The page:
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ArcheoBiblioBase: Archives in Russia: B-3Last update of repository: 22 June 2017
Rossiiskii gosudarstvennyi istoricheskii arkhiv (RGIA)
Total: 1,368 fonds, ca. 7,200,000 units, late 18th–early 20th cc. (a few documents 13thÂ c.–1920s)
institutional fonds—1,020 fonds (6,280,241 units); collections—35 fonds; personal papers—337 fonds (156,644 units); MS books—5,408 units; technical documentation—11 fonds (139,735 units)
An annotated lists of all fonds and opisi are available on the RGIA website at: http://www.fgurgia.ru/search.do?objec... and http://www.fgurgia.ru/search.do?objec....
RGIA holds the major records of high-level and central state and administrative institutions and agencies of the Russian Empire from the nineteenth century to 1917 (except the records of the Army, Navy, and the Ministry of Foreign Affairs). Further consolidation bought additional fonds of pre-Revolutionary social organizations, institutions, and many prominent individuals.
Among records of legislative bodies are those of the State Council (1810–1917), its departments and other committees, such as the Main Committee on Peasant Affairs (1858–1861), which prepared and examined laws, regulations, and other state acts, and those of the State Duma (1905–1917), the first Russian elected legislature. Most of these fonds had earlier been stored in the Archive of the State Council.
Records of state executive agencies and administrative organs include fonds of the Committee of Ministers (1802–1906) and Council of Ministers (1857–1882; 1905–1917). Records of legal codification institutions of nineteenth-century Russia—involved with preparing and publishing Polnoe sobranie zakonov and Svod zakonov Rossiiskoi imperii—include those of the Codification Department of the State Council and the Code of Laws Department of the Chancery of State.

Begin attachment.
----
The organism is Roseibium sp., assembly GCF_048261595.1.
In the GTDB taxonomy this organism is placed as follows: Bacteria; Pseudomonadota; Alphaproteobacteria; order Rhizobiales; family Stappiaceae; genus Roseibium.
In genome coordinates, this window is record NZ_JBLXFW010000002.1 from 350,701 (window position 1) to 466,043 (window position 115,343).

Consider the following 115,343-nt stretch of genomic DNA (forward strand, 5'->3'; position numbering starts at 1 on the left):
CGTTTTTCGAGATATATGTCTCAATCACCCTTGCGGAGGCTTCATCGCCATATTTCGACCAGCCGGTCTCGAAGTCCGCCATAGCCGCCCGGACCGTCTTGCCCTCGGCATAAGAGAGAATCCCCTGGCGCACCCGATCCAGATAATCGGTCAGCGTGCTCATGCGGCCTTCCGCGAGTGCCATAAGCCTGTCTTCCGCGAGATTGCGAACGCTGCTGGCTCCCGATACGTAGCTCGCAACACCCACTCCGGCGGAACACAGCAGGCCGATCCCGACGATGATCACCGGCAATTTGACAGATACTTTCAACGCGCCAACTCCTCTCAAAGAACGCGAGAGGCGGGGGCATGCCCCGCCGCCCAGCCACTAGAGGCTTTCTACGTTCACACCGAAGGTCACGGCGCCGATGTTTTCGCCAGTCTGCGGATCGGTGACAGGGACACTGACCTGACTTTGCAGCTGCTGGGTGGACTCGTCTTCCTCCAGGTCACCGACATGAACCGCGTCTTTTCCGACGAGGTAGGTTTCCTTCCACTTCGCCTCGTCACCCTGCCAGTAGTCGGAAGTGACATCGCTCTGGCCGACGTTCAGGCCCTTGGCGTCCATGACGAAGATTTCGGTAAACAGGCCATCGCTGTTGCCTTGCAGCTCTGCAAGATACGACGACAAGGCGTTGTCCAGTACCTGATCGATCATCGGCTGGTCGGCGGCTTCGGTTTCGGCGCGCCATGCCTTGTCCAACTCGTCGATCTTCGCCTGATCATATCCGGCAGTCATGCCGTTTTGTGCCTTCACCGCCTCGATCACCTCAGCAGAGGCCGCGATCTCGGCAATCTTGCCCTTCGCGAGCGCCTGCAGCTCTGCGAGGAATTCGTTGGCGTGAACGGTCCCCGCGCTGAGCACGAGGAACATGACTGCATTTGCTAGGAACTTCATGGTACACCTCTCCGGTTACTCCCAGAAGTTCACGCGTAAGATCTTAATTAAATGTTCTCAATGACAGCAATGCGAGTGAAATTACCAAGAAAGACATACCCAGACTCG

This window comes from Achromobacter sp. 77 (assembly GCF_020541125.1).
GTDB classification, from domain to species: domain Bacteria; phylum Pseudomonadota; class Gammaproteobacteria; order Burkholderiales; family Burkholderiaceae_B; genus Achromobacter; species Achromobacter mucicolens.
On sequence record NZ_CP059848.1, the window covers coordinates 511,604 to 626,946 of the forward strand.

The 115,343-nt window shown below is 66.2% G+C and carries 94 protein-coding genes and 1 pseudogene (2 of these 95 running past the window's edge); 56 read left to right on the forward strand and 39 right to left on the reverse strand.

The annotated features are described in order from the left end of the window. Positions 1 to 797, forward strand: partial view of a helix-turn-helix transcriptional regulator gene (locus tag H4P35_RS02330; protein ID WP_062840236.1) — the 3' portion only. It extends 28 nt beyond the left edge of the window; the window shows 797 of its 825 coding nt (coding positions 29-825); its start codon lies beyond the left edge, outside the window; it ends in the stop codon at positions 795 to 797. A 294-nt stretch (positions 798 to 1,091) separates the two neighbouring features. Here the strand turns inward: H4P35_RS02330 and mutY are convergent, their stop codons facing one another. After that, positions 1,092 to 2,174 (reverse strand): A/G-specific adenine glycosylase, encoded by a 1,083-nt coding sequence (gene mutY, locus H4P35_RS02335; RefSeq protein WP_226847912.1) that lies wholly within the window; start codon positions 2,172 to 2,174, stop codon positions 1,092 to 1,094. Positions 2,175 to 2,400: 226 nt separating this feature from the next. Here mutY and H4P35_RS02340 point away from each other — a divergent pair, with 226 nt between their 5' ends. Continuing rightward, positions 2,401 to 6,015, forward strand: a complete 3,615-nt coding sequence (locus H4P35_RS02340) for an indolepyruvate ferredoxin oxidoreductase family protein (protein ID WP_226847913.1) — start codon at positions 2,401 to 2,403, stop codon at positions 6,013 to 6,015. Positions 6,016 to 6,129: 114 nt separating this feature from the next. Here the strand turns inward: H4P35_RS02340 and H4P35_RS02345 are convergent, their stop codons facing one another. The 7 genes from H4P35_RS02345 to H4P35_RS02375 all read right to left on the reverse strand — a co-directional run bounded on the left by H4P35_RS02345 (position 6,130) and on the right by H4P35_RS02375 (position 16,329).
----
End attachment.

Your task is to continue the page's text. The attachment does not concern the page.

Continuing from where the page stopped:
One of the largest complex of fonds is that of the former Archive of the Governing Senate (Arkhiv Pravitel'stvuiushchego Senata) (1711–1917). Part of its eighteenth-century records (mainly those of Senate Commissions that existed prior to 1802), were transferred to what is RGADA in Moscow at different times, but many eighteenth-century records are retained in RGIA; similarly many nineteenth-century Senate records previously held in Moscow were transferred to Leningrad and are now held in RGIA. The fond of the Special Office on Political Affairs was transferred to Moscow and is now held in GA RF. Senate fonds, some of which were transferred from Moscow, contain imperial edicts (ukazy), administrative correspondence with provincial governors, records of senatorial inspectors for various provinces, and criminal, petition, and appeal files for practically all categories of population. The fond of the Senate Heraldry Department (1725–1917) and the Collection of Charters, Diplomas, and Patents of Nobility contain vast complexes of genealogical documentation pertaining to noble ranks and titles.
Fonds of the Holy Synod (1721–1918) (Arkhiv Sviateishego pravitel'stvuiushchego Sinoda), the supreme administrative, judicial, and cultural organs of the Russian Orthodox Church, include records of many church agencies and internal Church activities—the organization of dioceses, vicariates, consistories, and parishes, as well as some monastic records, including the archive of the Alexander Nevskii Monastery (Aleksandro-Nevskaia Lavra) (1713–1918). There are a number of educational, publishing, and censorship records among Synod fonds, such as those of the School Council and the Educational Committee. Records of the Greek-Catholic (Uniate) Church include documentation from Belarusian, Lithuanian, and Ukrainian lands (15th c.–1839). Records of other religious denominations include those of the Lutheran Consistory. There are also important collections of religious manuscript books (14th–early 20thÂ cc.), charters, maps, building plans, and photographs.